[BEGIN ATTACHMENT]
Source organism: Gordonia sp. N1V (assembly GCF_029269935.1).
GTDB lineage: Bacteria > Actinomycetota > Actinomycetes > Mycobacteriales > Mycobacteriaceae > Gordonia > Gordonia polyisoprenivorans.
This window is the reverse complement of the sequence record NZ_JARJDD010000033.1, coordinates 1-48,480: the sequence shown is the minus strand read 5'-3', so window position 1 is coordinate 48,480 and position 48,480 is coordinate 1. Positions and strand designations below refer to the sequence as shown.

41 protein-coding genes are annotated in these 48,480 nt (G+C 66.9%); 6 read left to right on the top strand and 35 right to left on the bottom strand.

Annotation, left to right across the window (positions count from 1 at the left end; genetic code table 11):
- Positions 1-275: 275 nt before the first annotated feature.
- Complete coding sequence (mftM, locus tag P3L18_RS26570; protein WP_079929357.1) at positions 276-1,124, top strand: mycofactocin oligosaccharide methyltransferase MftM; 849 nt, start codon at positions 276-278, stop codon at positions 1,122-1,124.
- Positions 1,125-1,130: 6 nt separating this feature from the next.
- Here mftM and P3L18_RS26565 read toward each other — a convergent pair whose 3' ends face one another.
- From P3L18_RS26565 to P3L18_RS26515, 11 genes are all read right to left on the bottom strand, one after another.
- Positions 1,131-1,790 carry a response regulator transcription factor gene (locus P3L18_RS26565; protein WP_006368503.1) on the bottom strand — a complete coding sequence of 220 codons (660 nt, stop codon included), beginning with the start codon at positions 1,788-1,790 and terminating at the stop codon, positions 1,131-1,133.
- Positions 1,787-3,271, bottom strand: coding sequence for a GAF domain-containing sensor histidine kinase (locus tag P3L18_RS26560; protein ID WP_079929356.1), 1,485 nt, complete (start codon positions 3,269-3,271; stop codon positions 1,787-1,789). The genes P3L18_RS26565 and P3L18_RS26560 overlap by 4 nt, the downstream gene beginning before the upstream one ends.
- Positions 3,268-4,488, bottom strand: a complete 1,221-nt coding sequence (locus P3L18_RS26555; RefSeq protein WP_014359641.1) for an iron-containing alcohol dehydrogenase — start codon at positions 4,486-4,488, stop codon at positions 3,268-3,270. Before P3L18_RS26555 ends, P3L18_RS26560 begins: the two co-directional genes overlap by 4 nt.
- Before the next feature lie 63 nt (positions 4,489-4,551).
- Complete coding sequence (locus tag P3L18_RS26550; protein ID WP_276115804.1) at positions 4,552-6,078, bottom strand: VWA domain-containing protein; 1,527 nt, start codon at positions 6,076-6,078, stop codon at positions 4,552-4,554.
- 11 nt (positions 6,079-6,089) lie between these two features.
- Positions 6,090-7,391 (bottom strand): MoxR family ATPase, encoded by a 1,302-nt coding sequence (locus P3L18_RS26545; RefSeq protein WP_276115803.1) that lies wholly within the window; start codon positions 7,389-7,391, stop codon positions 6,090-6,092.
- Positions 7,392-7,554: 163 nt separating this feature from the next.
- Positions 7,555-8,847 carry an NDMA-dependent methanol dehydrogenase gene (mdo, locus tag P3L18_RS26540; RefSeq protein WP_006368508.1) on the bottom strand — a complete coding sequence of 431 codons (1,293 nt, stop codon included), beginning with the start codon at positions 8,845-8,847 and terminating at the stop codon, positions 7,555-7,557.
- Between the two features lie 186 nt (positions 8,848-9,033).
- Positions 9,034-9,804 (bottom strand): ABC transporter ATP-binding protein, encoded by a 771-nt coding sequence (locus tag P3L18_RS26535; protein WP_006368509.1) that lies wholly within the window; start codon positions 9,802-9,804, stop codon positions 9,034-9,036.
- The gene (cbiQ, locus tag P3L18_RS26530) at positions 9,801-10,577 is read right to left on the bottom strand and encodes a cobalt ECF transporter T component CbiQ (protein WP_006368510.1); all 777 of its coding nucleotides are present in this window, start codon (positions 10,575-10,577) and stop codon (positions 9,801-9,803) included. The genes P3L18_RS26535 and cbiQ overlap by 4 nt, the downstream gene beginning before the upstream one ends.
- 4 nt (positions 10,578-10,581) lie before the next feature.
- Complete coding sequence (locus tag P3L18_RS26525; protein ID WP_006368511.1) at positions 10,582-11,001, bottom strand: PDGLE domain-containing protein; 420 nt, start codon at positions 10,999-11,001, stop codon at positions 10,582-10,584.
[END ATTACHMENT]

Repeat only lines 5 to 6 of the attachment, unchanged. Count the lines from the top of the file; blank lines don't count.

Annotation, left to right across the window (positions count from 1 at the left end; genetic code table 11):
- Positions 1-275: 275 nt before the first annotated feature.